Legalization proponents point to the enormous amount of money the government has spent on the "War on Drugs," which has done little to decrease illegal drug use. However, if society is no longer deterred from using drugs, the numbers of drug users will increase, and we will see those costs reflected elsewhere: increased drugged driving crashes, treatment costs and lower productivity. Robert DuPont, president of the Institute for Behavior and Health and former director of the National Institute on Drug Abuse, characterizes it this way, "Legalization of marijuana would solve the marijuana problem the way legalizing speeding would solve the speeding problem: it would remove the legal inhibition of a dangerous behavior, and thereby encourage the behavior."
Another myth is that the government is wasting money locking up marijuana users. No one in jail for marijuana is actually serving time for using the drug; they were arrested for a more serious offense and were permitted to plead guilty to the lesser charge in order to reduce their sentence.
Who does not have compassion for the terminally ill elderly person slowly dying a painful death, whose pain could be greatly eased by marijuana? The problem is medical legalization is not only benefiting those in medical need of it; in states where marijuana has been legalized for medicinal use, 94% of those using it do not suffer from a debilitating illness, but are simply regular users. This is a result of more dishonesty by legalization proponents.
Sometimes it may be best just to cut our losses. As society learned from Prohibition, it is probably too late to shut the door on the legalization of alcohol. Perhaps there is some opiate of the masses that is necessary for a balanced society; the benefits to those who drink alcohol in moderation outweigh the negatives of those who abuse it. But it may not be too late to prevent the floodgates from opening the slippery slope of drug legalization. Just like those who oppose marijuana legalization are accused of being hypocritical, what about those who would legalize marijuana but not methamphetamine, cocaine and heroin?
A free society does not mean that every action must be legal. Free society is governed by the harm principle; the actions of individuals should only be limited to prevent harm to others. Yet why do we accept that certain things cause harm to others, but not other things? For example, society – through a handful of judges in black robes - has arbitrarily decided that killing a baby in the womb by abortion is not a crime that must be prohibited. Whereas the situation of someone defending themselves with a gun in many cases is considered to be a crime. A persuasive argument can be made that marijuana use causes harm to others. While it may not be as strong or as black and white of an argument as others, the thousands of lives that are saved as a result may be enough to persuade some free thinkers.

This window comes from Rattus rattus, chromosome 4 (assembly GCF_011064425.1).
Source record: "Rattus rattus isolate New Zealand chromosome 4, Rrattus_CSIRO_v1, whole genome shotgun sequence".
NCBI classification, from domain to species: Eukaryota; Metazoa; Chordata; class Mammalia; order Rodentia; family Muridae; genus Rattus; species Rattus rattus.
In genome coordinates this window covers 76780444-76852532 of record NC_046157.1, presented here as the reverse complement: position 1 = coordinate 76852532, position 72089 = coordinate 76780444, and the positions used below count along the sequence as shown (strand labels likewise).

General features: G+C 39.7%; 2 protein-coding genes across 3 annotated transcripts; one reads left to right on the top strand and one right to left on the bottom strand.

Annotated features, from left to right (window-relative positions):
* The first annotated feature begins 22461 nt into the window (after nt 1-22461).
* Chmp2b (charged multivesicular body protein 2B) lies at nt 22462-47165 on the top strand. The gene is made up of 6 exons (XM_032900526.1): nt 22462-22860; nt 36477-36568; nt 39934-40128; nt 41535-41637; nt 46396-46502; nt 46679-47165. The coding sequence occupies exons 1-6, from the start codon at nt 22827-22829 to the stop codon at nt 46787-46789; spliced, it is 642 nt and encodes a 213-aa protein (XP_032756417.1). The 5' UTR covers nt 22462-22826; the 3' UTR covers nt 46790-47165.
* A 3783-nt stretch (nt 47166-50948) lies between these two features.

If marijuana is legalized everywhere, there will be an escalation of the types of problems currently associated with alcohol abuse. "Freedom" for some will come at a cost of freedom to others, who may lose their lives in car accidents or their wallets as their insurance goes up to pay for the treatment costs and insurance of addicts. While it is true there is some hypocrisy when it comes to legalizing alcohol but not marijuana, it is irresponsible to hide the truth about the dangers of marijuana and the consequences of legalizing it. Even if one comes down on the side of legalizing marijuana for philosophical reasons, the costs it will bring to society cannot be ignored.
Rachel Alexander and her brother Andrew are co-Editors of Intellectual Conservative. Rachel practices law and social media political consulting in Phoenix, Arizona. She has been published in the American Spectator, Townhall.com, Fox News, NewsMax, Accuracy in Media, The Americano, ParcBench, and other publications.